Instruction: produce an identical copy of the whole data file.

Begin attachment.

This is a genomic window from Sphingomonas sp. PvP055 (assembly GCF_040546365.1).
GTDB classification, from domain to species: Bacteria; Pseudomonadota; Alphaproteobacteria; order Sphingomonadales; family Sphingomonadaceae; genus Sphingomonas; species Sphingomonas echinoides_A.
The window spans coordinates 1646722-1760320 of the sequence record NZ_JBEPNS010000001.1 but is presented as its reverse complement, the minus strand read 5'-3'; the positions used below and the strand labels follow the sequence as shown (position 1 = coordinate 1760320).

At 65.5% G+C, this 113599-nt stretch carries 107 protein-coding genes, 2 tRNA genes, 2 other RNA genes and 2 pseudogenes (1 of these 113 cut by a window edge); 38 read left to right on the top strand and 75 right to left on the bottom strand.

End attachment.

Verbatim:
This is a genomic window from Sphingomonas sp. PvP055 (assembly GCF_040546365.1).
GTDB classification, from domain to species: Bacteria; Pseudomonadota; Alphaproteobacteria; order Sphingomonadales; family Sphingomonadaceae; genus Sphingomonas; species Sphingomonas echinoides_A.
The window spans coordinates 1646722-1760320 of the sequence record NZ_JBEPNS010000001.1 but is presented as its reverse complement, the minus strand read 5'-3'; the positions used below and the strand labels follow the sequence as shown (position 1 = coordinate 1760320).

At 65.5% G+C, this 113599-nt stretch carries 107 protein-coding genes, 2 tRNA genes, 2 other RNA genes and 2 pseudogenes (1 of these 113 cut by a window edge); 38 read left to right on the top strand and 75 right to left on the bottom strand.